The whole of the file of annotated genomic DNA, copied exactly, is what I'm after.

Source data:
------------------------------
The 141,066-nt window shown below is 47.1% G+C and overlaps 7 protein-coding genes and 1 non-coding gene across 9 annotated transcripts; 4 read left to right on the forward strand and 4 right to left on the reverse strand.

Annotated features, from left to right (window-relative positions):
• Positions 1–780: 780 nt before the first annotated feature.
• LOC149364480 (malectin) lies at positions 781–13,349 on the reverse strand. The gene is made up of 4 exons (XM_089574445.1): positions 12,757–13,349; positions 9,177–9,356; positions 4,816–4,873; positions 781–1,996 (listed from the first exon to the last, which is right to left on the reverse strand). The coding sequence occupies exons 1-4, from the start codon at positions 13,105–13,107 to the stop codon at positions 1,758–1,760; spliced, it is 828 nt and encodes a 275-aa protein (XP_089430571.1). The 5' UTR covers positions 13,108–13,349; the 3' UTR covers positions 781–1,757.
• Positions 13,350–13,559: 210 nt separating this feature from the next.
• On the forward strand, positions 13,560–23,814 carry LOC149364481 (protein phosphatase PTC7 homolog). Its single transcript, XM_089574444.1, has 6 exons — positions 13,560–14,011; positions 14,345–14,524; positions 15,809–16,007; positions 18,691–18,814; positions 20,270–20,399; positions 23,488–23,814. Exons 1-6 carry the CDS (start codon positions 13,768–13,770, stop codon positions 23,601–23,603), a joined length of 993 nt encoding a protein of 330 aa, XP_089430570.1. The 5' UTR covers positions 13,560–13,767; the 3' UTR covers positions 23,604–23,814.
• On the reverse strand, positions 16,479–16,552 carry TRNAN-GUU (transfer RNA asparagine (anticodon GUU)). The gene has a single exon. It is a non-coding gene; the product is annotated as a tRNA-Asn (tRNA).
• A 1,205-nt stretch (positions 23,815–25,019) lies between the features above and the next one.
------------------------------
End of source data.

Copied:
The 141,066-nt window shown below is 47.1% G+C and overlaps 7 protein-coding genes and 1 non-coding gene across 9 annotated transcripts; 4 read left to right on the forward strand and 4 right to left on the reverse strand.

Annotated features, from left to right (window-relative positions):
• Positions 1–780: 780 nt before the first annotated feature.
• LOC149364480 (malectin) lies at positions 781–13,349 on the reverse strand. The gene is made up of 4 exons (XM_089574445.1): positions 12,757–13,349; positions 9,177–9,356; positions 4,816–4,873; positions 781–1,996 (listed from the first exon to the last, which is right to left on the reverse strand). The coding sequence occupies exons 1-4, from the start codon at positions 13,105–13,107 to the stop codon at positions 1,758–1,760; spliced, it is 828 nt and encodes a 275-aa protein (XP_089430571.1). The 5' UTR covers positions 13,108–13,349; the 3' UTR covers positions 781–1,757.
• Positions 13,350–13,559: 210 nt separating this feature from the next.
• On the forward strand, positions 13,560–23,814 carry LOC149364481 (protein phosphatase PTC7 homolog). Its single transcript, XM_089574444.1, has 6 exons — positions 13,560–14,011; positions 14,345–14,524; positions 15,809–16,007; positions 18,691–18,814; positions 20,270–20,399; positions 23,488–23,814. Exons 1-6 carry the CDS (start codon positions 13,768–13,770, stop codon positions 23,601–23,603), a joined length of 993 nt encoding a protein of 330 aa, XP_089430570.1. The 5' UTR covers positions 13,560–13,767; the 3' UTR covers positions 23,604–23,814.
• On the reverse strand, positions 16,479–16,552 carry TRNAN-GUU (transfer RNA asparagine (anticodon GUU)). The gene has a single exon. It is a non-coding gene; the product is annotated as a tRNA-Asn (tRNA).
• A 1,205-nt stretch (positions 23,815–25,019) lies between the features above and the next one.